Everyone knows they are the cornerstone of a healthy diet, but new research from the American Heart Association and published in their journal Stroke makes the case that eating more fruits and vegetables could reduce the risk of stroke worldwide.

In high-income countries, stroke incidence has decreased by 42% over the past 4 decades, but in low- and middle-income countries, stroke incidence has more than doubled. Mortality rates from stroke are highest in low-income countries and, in 2010, stroke was the leading cause of death in China.

Health professionals know that improving diet and lifestyle is essential to reducing the risk of cardiovascular disease in the general population. A big part of this dietary improvement is in encouraging people to eat more vegetables and fruits. But the prevalence of fruit and vegetable consumption is low worldwide – especially in low- and middle-income countries.

The World Health Organization (WHO) have estimated that increasing consumption of fruits and vegetables by up to 600 g each day could reduce the worldwide stroke burden by 19% worldwide, and 10-15% among countries in the European Union.

The American Heart Association (AHA) researchers performed a meta-analysis of 20 studies published over the last 19 years to assess the global effect fruit and vegetable consumption has on stroke. In total, the meta-analysis covered 760,629 participants and 16,981 cases of stroke.

The meta-analysis found a decrease of 32% in stroke risk for every 200 g of fruits consumed each day, and a decrease in stroke risk of 11% for every 200 g of vegetables consumed each day.

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Eating fruit and vegetables can lower blood pressure, improve microvascular function and have beneficial effects on body mass index and cholesterol, among other things.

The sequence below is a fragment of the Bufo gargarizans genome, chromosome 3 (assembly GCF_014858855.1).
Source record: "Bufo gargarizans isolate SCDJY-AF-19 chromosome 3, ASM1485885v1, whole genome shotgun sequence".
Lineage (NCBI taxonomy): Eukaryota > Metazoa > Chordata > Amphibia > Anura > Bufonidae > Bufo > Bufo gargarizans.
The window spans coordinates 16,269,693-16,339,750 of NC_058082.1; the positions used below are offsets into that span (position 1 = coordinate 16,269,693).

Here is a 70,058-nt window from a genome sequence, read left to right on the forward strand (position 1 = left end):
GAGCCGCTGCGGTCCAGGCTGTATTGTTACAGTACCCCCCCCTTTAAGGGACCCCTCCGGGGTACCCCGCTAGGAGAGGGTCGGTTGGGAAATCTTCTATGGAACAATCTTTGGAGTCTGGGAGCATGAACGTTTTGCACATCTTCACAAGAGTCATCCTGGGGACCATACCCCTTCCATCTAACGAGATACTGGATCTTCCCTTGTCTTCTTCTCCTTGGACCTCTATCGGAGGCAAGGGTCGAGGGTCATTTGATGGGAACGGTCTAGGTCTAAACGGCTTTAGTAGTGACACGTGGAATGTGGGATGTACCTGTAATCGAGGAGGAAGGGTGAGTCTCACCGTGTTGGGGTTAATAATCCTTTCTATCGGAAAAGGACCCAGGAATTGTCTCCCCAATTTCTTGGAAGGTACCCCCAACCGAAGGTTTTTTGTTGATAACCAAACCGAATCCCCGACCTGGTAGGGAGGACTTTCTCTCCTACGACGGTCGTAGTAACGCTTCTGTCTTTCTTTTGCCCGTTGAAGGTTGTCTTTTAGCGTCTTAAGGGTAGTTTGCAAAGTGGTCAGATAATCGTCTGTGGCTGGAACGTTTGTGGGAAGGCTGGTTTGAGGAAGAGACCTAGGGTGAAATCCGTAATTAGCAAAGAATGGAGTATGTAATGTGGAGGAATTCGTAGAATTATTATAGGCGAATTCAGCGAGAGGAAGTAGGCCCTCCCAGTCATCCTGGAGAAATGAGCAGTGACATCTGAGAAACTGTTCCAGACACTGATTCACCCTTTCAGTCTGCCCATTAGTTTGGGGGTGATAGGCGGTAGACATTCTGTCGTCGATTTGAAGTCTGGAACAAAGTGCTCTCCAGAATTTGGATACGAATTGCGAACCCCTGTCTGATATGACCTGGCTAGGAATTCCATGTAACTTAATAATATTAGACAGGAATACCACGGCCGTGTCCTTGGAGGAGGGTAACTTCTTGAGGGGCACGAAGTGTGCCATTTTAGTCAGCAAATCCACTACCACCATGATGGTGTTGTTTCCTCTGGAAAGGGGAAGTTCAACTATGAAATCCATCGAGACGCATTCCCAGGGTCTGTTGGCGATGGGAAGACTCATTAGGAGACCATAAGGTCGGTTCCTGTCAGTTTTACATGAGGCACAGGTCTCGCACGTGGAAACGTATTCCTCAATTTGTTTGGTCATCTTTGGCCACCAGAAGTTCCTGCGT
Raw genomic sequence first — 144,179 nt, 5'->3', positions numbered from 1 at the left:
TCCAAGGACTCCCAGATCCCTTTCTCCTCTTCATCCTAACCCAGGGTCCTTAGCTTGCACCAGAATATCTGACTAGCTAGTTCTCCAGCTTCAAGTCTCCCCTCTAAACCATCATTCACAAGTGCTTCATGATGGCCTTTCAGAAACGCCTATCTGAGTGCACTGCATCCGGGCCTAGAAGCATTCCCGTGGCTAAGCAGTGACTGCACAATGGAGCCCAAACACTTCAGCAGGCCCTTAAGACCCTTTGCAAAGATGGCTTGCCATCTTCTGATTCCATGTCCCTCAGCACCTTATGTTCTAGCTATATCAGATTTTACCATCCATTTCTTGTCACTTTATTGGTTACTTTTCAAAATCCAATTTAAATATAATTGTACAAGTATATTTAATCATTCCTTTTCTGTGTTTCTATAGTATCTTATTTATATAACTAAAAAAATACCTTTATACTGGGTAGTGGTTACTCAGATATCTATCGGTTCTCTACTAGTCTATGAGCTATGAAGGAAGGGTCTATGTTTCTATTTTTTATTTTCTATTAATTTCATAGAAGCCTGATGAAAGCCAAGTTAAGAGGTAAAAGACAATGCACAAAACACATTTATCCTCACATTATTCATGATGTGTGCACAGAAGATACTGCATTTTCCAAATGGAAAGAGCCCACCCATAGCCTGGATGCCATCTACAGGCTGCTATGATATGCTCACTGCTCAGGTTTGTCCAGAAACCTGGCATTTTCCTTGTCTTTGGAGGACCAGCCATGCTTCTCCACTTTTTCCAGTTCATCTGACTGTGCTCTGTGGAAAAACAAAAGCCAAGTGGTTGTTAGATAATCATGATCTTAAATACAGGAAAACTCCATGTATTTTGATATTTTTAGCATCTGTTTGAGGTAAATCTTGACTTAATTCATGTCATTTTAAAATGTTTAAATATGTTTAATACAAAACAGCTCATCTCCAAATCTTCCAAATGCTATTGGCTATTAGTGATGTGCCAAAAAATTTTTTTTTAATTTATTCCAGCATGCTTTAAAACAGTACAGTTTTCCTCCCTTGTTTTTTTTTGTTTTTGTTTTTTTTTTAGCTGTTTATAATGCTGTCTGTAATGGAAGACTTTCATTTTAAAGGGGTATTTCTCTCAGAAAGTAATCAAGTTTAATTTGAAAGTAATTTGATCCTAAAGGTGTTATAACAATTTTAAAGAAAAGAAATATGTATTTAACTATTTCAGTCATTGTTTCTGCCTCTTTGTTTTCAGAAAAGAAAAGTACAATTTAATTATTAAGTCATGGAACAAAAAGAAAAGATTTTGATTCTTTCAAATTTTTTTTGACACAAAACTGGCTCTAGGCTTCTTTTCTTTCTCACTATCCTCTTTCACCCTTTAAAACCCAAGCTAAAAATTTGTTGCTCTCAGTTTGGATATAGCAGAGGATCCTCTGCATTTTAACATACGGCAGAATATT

Senior study author Dr. Yan Qu, director of the intensive care unit at Qingdao Municipal Hospital and professor at the Medical College of Qingdao University in Qingdao, China, says:

“Improving diet and lifestyle is critical for heart and stroke risk reduction in the general population. In particular, a diet rich in fruits and vegetables is highly recommended because it meets micronutrient and macronutrient and fiber requirements without adding substantially to overall energy requirements.”

Eating fruits and vegetables, the study says, can lower blood pressure, improve microvascular function and have beneficial effects on body mass index (BMI), waist circumference, cholesterol, inflammation and oxidative stress.

The study found that these beneficial effects are consistent across men and women, regardless of age.

The AHA recommends that the average adult should eat 4-5 servings of fruits and vegetables a day. Eating a variety of colors and types of vegetables and fruits, the organization says, is the best way of getting important vitamins, minerals and dietary fiber.

Recently, a study from the UK suggested that people should eat at least seven portions of fruits and vegetables a day. Publishing their findings in the Journal of Epidemiology and Community Health, the researchers reported that people who ate at least seven portions a day had a 42% lower risk of death from all causes.

In that study, vegetables offered more protective benefits than fruit. Eating 2-3 portions of vegetables a day was linked with 19% lower risk of death, while eating 2-3 portions of fruits provided a 10% lower risk of death.